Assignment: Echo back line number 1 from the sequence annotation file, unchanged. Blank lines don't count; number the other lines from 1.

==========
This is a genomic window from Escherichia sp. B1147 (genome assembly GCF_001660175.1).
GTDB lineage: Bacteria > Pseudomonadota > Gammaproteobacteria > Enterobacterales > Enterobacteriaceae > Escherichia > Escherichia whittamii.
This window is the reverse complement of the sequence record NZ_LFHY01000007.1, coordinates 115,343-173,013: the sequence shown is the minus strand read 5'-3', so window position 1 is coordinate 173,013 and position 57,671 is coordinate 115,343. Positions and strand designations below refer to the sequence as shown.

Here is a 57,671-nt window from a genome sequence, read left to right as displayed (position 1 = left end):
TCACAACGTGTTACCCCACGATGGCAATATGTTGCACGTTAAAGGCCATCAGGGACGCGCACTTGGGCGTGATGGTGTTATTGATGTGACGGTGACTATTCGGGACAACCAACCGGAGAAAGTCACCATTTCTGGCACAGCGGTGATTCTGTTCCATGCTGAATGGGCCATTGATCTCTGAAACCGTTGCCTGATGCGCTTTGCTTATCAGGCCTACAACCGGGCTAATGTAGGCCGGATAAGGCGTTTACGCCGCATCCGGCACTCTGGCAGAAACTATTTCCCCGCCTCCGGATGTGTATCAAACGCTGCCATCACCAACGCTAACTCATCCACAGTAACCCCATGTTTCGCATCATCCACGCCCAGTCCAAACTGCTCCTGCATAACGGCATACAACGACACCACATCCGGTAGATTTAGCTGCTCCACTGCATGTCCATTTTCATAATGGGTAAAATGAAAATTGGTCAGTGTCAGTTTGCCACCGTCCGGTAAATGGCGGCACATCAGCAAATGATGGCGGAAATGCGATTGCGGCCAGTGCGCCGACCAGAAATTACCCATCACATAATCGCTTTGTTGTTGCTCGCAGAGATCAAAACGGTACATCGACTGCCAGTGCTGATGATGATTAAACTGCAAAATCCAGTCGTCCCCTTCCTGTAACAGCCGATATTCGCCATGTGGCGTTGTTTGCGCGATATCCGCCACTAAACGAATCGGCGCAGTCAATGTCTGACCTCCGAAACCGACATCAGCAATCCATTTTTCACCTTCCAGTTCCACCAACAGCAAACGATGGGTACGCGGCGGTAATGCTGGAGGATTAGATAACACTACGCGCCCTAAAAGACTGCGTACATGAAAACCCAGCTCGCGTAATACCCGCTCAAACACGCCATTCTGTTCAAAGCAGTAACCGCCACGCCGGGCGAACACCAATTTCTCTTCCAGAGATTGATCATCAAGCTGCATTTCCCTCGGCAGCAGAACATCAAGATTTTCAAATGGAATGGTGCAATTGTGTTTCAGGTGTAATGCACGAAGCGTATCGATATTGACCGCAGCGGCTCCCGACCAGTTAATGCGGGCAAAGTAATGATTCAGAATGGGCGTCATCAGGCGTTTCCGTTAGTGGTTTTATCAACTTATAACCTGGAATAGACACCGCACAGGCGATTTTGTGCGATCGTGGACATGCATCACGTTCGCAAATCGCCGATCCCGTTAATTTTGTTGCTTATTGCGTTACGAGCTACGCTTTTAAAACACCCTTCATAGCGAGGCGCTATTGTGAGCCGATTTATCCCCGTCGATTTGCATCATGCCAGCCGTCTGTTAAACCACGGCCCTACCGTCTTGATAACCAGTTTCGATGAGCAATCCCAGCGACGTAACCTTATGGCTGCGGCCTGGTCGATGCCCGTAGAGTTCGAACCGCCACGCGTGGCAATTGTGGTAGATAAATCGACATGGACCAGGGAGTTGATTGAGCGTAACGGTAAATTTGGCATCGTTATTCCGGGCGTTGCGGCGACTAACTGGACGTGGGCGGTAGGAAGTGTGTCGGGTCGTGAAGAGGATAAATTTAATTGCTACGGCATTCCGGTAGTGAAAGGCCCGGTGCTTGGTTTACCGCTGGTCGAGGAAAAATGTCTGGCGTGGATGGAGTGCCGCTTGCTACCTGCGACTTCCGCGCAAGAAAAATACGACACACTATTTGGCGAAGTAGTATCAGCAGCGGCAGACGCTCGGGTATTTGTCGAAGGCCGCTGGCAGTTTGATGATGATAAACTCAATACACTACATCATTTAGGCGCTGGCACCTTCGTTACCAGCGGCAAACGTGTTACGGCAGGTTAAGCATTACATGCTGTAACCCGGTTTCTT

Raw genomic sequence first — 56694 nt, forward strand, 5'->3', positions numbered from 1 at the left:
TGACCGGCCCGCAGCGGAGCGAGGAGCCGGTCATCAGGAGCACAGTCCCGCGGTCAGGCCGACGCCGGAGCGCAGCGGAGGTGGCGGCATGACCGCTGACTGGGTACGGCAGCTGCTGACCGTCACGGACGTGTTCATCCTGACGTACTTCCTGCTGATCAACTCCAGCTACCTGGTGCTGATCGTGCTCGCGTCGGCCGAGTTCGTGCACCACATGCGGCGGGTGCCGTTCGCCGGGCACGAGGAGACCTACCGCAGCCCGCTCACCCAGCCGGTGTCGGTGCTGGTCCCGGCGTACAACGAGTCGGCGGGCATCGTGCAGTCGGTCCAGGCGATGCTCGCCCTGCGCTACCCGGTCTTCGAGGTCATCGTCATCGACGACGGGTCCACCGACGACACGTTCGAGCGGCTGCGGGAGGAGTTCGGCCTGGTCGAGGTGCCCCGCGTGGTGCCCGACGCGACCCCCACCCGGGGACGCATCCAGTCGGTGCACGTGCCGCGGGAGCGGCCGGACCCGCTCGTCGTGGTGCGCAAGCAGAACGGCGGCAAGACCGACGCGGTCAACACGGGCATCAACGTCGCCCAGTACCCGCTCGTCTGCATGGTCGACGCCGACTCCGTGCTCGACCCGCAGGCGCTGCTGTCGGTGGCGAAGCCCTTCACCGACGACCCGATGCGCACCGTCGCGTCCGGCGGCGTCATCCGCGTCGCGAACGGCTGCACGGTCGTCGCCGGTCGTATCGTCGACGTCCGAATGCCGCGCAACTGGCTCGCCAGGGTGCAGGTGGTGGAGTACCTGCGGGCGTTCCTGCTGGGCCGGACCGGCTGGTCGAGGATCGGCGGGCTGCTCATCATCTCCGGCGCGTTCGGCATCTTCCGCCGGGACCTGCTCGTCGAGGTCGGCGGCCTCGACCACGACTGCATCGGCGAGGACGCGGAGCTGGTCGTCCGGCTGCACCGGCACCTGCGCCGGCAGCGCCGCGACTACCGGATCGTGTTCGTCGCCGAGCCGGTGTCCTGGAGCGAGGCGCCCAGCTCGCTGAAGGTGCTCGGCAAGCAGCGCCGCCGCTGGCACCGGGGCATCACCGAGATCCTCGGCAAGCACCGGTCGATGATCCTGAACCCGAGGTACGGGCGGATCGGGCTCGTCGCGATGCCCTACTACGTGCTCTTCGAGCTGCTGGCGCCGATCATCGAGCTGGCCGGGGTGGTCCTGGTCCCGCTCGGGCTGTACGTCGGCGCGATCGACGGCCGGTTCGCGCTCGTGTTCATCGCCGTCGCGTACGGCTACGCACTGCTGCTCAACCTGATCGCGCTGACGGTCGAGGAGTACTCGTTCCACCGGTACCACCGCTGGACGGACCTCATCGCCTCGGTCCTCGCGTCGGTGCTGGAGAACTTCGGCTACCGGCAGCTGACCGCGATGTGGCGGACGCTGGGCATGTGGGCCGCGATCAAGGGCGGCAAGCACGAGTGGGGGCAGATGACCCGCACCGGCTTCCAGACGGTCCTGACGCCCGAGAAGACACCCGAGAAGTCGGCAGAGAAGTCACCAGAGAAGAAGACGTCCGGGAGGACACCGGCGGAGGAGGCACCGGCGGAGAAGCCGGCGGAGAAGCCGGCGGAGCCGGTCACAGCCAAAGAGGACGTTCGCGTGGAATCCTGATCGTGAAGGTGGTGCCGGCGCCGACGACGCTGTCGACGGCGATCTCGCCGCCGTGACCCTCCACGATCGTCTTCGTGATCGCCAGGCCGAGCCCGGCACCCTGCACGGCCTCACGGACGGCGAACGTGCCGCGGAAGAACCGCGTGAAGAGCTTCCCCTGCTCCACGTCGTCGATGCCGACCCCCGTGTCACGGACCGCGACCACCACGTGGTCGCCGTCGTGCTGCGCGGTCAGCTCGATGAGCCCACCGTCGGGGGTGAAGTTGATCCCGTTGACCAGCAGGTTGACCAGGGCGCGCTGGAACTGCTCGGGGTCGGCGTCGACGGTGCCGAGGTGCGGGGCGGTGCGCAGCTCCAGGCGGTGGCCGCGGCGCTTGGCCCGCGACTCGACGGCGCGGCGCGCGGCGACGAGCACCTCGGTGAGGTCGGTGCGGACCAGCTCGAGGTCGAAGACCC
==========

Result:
This is a genomic window from Escherichia sp. B1147 (genome assembly GCF_001660175.1).